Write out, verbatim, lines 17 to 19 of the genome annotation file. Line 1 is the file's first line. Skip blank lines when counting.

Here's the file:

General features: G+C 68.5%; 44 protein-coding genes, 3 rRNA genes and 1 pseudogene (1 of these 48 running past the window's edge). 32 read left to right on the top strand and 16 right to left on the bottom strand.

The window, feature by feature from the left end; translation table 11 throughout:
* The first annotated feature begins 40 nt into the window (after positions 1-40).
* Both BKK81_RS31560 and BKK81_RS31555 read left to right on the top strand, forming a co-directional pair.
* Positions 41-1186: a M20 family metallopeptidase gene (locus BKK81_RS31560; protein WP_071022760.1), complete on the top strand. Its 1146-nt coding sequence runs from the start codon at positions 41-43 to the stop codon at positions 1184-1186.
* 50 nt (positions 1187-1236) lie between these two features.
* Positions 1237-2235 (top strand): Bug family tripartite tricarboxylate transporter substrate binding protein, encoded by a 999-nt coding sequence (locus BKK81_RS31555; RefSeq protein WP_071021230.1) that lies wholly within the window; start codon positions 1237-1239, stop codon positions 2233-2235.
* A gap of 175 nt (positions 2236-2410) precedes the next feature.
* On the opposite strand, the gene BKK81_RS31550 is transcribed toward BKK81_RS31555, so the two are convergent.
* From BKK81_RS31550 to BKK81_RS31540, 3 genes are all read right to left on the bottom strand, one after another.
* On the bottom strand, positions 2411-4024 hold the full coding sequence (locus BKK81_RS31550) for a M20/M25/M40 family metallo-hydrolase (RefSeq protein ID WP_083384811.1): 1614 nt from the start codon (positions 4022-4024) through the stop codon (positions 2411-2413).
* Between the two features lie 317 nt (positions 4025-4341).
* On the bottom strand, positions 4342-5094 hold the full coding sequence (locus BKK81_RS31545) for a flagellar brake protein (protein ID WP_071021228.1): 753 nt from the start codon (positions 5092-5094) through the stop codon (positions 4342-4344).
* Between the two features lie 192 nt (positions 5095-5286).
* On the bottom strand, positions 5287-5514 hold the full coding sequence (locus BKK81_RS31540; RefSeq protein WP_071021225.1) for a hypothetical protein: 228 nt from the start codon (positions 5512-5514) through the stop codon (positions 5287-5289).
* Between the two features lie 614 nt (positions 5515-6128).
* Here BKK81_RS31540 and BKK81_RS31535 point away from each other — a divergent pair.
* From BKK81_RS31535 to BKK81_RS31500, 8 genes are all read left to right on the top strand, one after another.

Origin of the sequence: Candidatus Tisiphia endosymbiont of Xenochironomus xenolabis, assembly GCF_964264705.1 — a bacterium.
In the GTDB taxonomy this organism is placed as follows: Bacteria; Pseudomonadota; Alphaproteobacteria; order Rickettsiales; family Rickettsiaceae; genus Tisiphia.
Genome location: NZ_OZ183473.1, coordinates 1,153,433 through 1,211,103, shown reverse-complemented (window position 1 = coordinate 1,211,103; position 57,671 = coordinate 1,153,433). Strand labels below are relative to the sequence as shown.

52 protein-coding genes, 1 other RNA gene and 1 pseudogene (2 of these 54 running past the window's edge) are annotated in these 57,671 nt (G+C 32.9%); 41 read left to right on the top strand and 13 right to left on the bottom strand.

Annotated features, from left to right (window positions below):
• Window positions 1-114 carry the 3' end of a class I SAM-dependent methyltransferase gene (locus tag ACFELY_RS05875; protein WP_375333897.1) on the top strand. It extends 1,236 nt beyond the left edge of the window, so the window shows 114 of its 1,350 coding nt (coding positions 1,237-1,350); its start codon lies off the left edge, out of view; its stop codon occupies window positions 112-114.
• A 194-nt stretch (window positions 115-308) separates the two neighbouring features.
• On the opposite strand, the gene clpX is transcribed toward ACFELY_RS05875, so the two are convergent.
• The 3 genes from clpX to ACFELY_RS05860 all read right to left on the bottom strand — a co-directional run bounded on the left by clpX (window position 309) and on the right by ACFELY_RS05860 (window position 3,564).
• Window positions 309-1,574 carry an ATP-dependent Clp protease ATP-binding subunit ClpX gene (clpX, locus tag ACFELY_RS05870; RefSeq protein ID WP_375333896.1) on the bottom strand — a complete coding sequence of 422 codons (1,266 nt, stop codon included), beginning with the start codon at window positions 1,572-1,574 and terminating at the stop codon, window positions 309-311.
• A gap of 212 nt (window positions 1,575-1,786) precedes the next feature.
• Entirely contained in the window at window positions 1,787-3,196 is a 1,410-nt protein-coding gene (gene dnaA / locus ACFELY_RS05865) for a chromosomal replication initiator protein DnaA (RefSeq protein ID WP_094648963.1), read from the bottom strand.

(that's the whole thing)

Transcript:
* Here BKK81_RS31540 and BKK81_RS31535 point away from each other — a divergent pair.
* From BKK81_RS31535 to BKK81_RS31500, 8 genes are all read left to right on the top strand, one after another.

Origin of the sequence: Candidatus Tisiphia endosymbiont of Xenochironomus xenolabis, assembly GCF_964264705.1 — a bacterium.